Written by Clay Smith
Near syncope had the same risk of death or serious adverse clinical event as syncope in patients ≥60 years old.
Why does this matter?
Dr. Keith Wrenn always taught that near syncope is syncope. Once again, he’s right. We may be falsely reassured that an elderly patient didn’t completely lose consciousness but simply “went down.” Actually, this is not reassuring at all.
Near syncope = syncope
This was a prospective multicenter study of 3,581 elderly (≥60 years) patients presenting with either syncope or near syncope. They were followed for 30 days for death or serious adverse clinical event and found the near syncope group had this outcome in 18.7%; the syncope group in 18.2%, which was statistically the same. Near syncope had the same risk as syncope in older patients and should be considered the same clinical entity.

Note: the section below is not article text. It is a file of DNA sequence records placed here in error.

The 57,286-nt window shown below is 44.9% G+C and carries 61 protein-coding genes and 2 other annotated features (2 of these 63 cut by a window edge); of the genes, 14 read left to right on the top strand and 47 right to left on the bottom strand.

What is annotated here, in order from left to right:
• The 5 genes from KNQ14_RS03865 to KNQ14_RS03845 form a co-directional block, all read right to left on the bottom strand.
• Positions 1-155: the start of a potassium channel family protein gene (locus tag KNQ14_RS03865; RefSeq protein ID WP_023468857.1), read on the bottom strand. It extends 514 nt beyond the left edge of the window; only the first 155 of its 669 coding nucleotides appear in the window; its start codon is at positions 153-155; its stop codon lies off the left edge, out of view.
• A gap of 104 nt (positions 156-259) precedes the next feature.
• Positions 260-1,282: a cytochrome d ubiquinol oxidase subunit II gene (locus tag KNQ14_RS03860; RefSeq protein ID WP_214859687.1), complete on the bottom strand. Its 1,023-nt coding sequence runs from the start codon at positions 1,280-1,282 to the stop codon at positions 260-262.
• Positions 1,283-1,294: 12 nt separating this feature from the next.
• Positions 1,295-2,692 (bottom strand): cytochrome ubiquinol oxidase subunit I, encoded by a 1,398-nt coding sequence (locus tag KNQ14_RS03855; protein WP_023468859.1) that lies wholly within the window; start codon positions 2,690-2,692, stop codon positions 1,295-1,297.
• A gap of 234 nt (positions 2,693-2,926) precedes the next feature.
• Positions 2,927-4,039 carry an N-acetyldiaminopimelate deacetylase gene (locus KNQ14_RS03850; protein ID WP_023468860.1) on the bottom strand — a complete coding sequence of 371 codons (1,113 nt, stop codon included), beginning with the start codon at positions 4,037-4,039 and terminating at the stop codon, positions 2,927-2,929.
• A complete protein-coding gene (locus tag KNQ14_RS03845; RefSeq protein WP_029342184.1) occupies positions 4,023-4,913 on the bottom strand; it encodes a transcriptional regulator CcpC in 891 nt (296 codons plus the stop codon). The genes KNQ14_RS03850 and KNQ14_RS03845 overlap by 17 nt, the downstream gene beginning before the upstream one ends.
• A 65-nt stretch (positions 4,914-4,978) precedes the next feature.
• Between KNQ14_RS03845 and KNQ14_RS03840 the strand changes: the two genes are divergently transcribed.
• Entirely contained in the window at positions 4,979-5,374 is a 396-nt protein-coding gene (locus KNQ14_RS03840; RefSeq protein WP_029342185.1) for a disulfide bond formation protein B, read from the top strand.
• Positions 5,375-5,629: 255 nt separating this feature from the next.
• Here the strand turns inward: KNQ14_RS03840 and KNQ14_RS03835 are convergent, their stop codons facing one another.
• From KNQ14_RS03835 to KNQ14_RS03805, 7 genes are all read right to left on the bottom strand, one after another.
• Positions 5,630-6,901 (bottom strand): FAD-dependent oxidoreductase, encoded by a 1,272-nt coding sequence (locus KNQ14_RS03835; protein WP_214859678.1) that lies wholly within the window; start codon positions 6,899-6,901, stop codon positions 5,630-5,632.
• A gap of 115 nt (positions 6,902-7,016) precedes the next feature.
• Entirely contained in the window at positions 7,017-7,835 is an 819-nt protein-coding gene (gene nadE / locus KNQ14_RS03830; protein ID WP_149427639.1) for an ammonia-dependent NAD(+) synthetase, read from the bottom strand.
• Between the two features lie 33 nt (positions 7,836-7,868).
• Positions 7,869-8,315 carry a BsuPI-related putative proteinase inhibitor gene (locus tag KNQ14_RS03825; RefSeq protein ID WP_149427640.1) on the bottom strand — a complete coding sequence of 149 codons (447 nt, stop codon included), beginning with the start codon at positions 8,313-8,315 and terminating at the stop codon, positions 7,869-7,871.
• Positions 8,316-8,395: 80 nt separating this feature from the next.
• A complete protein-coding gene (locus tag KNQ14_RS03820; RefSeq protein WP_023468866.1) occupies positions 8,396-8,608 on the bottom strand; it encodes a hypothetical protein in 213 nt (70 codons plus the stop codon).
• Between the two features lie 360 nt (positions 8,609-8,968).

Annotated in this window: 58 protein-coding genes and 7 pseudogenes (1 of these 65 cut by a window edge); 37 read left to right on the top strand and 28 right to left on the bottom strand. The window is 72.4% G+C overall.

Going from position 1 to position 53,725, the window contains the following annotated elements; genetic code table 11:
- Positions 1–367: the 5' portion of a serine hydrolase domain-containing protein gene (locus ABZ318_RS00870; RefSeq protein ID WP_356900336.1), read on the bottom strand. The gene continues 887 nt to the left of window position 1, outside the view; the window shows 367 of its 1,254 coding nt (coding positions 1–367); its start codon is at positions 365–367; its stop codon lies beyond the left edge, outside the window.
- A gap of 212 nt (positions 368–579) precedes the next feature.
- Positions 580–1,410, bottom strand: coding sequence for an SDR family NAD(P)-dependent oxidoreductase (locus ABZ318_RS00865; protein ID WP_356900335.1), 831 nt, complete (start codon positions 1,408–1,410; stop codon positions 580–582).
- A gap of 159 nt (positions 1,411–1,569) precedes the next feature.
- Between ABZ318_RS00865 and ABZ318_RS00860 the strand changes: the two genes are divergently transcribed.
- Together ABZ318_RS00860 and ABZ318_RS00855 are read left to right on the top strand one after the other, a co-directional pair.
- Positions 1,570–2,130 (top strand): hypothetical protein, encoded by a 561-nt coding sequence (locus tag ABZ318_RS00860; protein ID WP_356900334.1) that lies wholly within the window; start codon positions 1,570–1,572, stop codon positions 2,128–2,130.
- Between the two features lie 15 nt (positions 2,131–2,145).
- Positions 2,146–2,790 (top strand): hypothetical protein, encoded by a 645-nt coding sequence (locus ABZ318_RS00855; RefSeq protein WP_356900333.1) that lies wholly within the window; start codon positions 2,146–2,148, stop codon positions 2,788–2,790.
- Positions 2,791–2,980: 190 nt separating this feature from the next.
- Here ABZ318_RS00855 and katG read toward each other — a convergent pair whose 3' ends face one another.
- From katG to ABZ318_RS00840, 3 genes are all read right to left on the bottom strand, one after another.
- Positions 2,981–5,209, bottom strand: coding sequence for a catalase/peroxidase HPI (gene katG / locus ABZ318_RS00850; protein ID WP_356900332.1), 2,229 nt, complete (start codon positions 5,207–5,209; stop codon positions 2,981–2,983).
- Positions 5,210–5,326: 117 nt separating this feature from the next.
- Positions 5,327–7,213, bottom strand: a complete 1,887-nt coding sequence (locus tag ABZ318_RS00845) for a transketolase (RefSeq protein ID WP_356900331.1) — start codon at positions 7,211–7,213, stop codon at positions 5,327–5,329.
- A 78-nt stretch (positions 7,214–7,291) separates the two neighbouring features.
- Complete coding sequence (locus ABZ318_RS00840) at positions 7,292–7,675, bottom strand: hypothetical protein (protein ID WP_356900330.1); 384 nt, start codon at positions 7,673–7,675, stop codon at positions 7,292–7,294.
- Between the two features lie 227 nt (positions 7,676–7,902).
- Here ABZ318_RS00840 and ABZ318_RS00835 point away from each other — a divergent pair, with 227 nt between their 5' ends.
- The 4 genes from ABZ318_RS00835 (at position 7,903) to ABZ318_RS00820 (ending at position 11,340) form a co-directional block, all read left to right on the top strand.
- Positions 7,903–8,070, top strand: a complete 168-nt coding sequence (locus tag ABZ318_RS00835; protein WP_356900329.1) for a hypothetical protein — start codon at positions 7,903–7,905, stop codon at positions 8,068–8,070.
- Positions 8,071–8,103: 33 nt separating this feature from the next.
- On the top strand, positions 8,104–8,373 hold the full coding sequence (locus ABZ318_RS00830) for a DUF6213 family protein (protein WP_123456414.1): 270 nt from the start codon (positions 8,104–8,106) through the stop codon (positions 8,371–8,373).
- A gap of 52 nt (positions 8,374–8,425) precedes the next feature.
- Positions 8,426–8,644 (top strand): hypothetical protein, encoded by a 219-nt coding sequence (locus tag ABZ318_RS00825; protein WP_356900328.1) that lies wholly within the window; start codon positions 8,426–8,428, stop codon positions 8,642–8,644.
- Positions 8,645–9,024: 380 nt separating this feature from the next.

Anand Swaminathan unpacked this in a REBEL EM post (a year ago…looks like I’m late to the party).
Comparison of 30-Day Serious Adverse Clinical Events for Elderly Patients Presenting to the Emergency Department With Near-Syncope Versus Syncope. Ann Emerg Med. 2018 Dec 7. pii: S0196-0644(18)31420-3. doi: 10.1016/j.annemergmed.2018.10.032. [Epub ahead of print]
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